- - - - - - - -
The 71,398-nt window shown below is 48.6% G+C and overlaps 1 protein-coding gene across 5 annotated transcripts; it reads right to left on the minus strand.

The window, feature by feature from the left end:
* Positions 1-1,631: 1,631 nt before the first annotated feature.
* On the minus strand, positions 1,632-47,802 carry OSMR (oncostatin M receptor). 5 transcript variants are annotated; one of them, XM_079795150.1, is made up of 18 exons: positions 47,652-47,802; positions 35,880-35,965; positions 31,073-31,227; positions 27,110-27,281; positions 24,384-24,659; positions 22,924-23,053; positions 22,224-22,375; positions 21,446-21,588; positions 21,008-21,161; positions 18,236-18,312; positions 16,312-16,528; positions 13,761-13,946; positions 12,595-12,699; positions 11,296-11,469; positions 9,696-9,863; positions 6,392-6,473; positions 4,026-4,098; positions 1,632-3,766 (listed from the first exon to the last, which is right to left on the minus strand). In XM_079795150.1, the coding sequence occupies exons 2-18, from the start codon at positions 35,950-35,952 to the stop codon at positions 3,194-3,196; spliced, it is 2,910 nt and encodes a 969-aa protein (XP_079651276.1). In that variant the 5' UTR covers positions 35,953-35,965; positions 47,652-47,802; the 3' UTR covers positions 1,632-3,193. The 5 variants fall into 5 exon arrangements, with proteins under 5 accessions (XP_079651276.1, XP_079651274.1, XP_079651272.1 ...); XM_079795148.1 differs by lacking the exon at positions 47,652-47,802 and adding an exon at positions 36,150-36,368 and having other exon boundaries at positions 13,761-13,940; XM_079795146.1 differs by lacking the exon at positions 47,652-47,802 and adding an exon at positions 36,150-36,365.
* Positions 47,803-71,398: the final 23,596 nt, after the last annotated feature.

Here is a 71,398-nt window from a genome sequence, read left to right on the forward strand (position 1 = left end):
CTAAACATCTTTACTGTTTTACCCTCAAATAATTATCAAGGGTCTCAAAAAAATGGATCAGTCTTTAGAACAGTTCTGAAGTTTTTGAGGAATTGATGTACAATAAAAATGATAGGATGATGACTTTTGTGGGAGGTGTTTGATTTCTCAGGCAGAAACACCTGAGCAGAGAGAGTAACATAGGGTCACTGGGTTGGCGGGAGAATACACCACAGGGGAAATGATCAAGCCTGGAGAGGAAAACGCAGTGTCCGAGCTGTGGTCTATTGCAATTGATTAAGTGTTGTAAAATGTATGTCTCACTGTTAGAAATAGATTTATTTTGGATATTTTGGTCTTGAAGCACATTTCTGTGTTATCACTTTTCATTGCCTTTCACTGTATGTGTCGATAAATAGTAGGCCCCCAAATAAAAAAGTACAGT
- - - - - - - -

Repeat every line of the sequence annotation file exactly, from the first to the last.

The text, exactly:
The 71,398-nt window shown below is 48.6% G+C and overlaps 1 protein-coding gene across 5 annotated transcripts; it reads right to left on the minus strand.

The window, feature by feature from the left end:
* Positions 1-1,631: 1,631 nt before the first annotated feature.
* On the minus strand, positions 1,632-47,802 carry OSMR (oncostatin M receptor). 5 transcript variants are annotated; one of them, XM_079795150.1, is made up of 18 exons: positions 47,652-47,802; positions 35,880-35,965; positions 31,073-31,227; positions 27,110-27,281; positions 24,384-24,659; positions 22,924-23,053; positions 22,224-22,375; positions 21,446-21,588; positions 21,008-21,161; positions 18,236-18,312; positions 16,312-16,528; positions 13,761-13,946; positions 12,595-12,699; positions 11,296-11,469; positions 9,696-9,863; positions 6,392-6,473; positions 4,026-4,098; positions 1,632-3,766 (listed from the first exon to the last, which is right to left on the minus strand). In XM_079795150.1, the coding sequence occupies exons 2-18, from the start codon at positions 35,950-35,952 to the stop codon at positions 3,194-3,196; spliced, it is 2,910 nt and encodes a 969-aa protein (XP_079651276.1). In that variant the 5' UTR covers positions 35,953-35,965; positions 47,652-47,802; the 3' UTR covers positions 1,632-3,193. The 5 variants fall into 5 exon arrangements, with proteins under 5 accessions (XP_079651276.1, XP_079651274.1, XP_079651272.1 ...); XM_079795148.1 differs by lacking the exon at positions 47,652-47,802 and adding an exon at positions 36,150-36,368 and having other exon boundaries at positions 13,761-13,940; XM_079795146.1 differs by lacking the exon at positions 47,652-47,802 and adding an exon at positions 36,150-36,365.
* Positions 47,803-71,398: the final 23,596 nt, after the last annotated feature.

Here is a 71,398-nt window from a genome sequence, read left to right on the forward strand (position 1 = left end):
CTAAACATCTTTACTGTTTTACCCTCAAATAATTATCAAGGGTCTCAAAAAAATGGATCAGTCTTTAGAACAGTTCTGAAGTTTTTGAGGAATTGATGTACAATAAAAATGATAGGATGATGACTTTTGTGGGAGGTGTTTGATTTCTCAGGCAGAAACACCTGAGCAGAGAGAGTAACATAGGGTCACTGGGTTGGCGGGAGAATACACCACAGGGGAAATGATCAAGCCTGGAGAGGAAAACGCAGTGTCCGAGCTGTGGTCTATTGCAATTGATTAAGTGTTGTAAAATGTATGTCTCACTGTTAGAAATAGATTTATTTTGGATATTTTGGTCTTGAAGCACATTTCTGTGTTATCACTTTTCATTGCCTTTCACTGTATGTGTCGATAAATAGTAGGCCCCCAAATAAAAAAGTACAGT